Scandinavia may not be the first place many of us would want to visit in January. But as Government Professor Roy Ginsberg and Aaron Shifreen '13 discovered, it's hard to say no when the State Department calls.
February 6, 2013
For Professor of Government Roy H. Ginsberg, there was no doubt about his willingness to heed the call of duty when representatives of the U.S. Department of State contacted him in November, and asked him to travel to Scandinavia on a diplomatic mission scheduled Jan. 14-19, 2013, in Copenhagen, Denmark; Malmö, Sweden; and Oslo, Norway.
The State Department needed a specialist to address widespread European interest in President Obama’s second term. It wanted someone who could take on a jam-packed week of meetings with ambassadors, business people, media representatives, researchers, and students in three countries.
Ginsberg, the Government Department chair and an internationally known scholar on the EU, said yes. He then asked his student assistant, Aaron Shifreen ’13, to join in the preparatory work and in the trip itself. “Before the words were out of my mouth, Aaron agreed to go,” reported Ginsberg. Shifreen, a double major in government and international affairs from West Hartford, Conn., said he was “honored to be offered this opportunity.”With opportunity comes responsibility. For Shifreen, the trip would be his first to Europe, and would require significant preparation. He wrapped up his fall semester and jumped into research mode, tracking down details and answering questions posed by Ginsberg as the professor worked on his briefing papers. The challenge, said Shifreen, was to provide answers for a multitude of possible questions from a variety of audiences in the Nordic countries.
“Aaron and I spent the month between the end of exams and our trip preparing,” Ginsberg explained. He provided the topics and questions to Shifreen, who supplied answers and helped draft briefing papers. “It was intense,” said Ginsberg. “You can’t put yourself in front of unfamiliar audiences in foreign lands without being completely prepared.”
Ginsberg spoke on “Continuity and Change in Transatlantic Relations during the Second Obama Administration” in all three countries. He and Shifreen also had a number of special presentations in each venue, and Ginsberg did several media interviews as well.
Shifreen with U.S. Ambassador in Norway Barry White.
Said Shifreen, “At first I was worried that because we were not always going to be talking to audiences with a political science background, there would be a lack of questions and interest from the audience. However, every event exceeded my expectations. We presented to a variety of groups with different backgrounds, from high school and college students to think tanks at national business confederations and researchers at national parliaments. Each group brought new insights, thoughts, and perspectives to the issues being presented.”
Ginsberg called Shifreen’s insight especially valuable at one session in Denmark, the first country they visited. “He and I talked to the Danish Youth Council, a national association of youth organizations. They wanted to hear about our election and the role of young people who voted in the swing states. Aaron was a big help at this presentation in Copenhagen,” said Ginsberg. Other speaking engagements included the Folketing (Danish Parliament); the Federation of Danish Industry, voice of corporate Denmark with 10,000 member companies; and a conference on U.S.-European relations at the Danish Institute of International Studies.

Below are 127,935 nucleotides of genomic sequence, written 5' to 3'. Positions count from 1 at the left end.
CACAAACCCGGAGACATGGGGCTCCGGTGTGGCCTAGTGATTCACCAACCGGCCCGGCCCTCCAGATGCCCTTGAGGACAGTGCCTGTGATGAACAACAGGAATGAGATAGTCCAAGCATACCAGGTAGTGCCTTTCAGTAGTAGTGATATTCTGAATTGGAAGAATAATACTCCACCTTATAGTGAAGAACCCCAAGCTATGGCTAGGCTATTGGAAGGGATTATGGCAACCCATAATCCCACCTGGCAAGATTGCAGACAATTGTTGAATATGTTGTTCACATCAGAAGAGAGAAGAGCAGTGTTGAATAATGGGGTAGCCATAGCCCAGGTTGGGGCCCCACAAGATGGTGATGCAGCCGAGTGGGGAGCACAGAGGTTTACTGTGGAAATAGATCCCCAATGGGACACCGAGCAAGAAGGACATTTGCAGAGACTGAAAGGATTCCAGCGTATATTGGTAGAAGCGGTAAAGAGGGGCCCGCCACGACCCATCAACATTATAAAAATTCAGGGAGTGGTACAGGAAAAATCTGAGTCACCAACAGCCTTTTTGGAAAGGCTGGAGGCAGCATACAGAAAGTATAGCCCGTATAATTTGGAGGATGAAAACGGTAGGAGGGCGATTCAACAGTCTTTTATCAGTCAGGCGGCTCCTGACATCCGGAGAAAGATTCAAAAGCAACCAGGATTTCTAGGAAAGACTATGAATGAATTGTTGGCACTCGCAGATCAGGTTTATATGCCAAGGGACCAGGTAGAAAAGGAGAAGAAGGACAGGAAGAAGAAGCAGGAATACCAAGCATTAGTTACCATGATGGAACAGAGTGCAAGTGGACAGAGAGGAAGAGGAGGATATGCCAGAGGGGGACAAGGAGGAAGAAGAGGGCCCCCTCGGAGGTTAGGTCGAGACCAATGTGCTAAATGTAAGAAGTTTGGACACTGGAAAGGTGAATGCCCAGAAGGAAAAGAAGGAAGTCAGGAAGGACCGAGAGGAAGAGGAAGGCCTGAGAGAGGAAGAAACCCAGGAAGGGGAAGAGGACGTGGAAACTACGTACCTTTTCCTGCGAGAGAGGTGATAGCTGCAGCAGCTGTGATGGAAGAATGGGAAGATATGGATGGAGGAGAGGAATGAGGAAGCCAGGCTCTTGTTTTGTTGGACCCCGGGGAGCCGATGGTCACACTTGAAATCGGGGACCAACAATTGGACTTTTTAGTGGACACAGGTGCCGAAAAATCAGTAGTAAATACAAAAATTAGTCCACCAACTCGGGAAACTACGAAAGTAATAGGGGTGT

The two traveled across the new bridge connecting Denmark and Sweden to Malmö University for a discussion on Obama’s foreign policy with students at the Malmö Association of Foreign Affairs.
Norway was the last and longest stop. Ginsberg and Shifreen paid a courtesy call to U.S. Ambassador Barry White and gave presentations at Bjorknes College, the Norwegian Atlantic Committee, the Norwegian Business School, and the Storting (Norwegian parliament). Norwegian highlights included a visit to the Oslo City Hall, whose Great Hall is the setting for the Nobel Peace Prize award ceremony, and the nearby Peace Prize Museum, which featured an exhibit on the European Union, 2012 recipient.
Shifreen and Ginsberg with Bill Taliaferro, deputy political/economic counselor of the U.S. Embassy in Norway, and Jarle Skjørestad, head of the Storting parliamentary research section.
Shifreen cited a number of benefits derived from the experience: “a cultural and educational background to Europe and a better understanding of European politics. I had the opportunity to prepare and co-present lectures targeted to international audiences, and got a better sense of my own research skills.”
Ginsberg has lectured and consulted for the State Department for nearly 30 years, but never before did he collaborate with a student to prepare and deliver international programs. He said, “I wanted Aaron to join me on the lecture tour as a co-presenter not just because I found him so bright, promising, and helpful, but because I thought it important for Aaron to gain exposure to the world of public diplomacy. I was not surprised to see him function as a splendid ambassador for his country and his college.”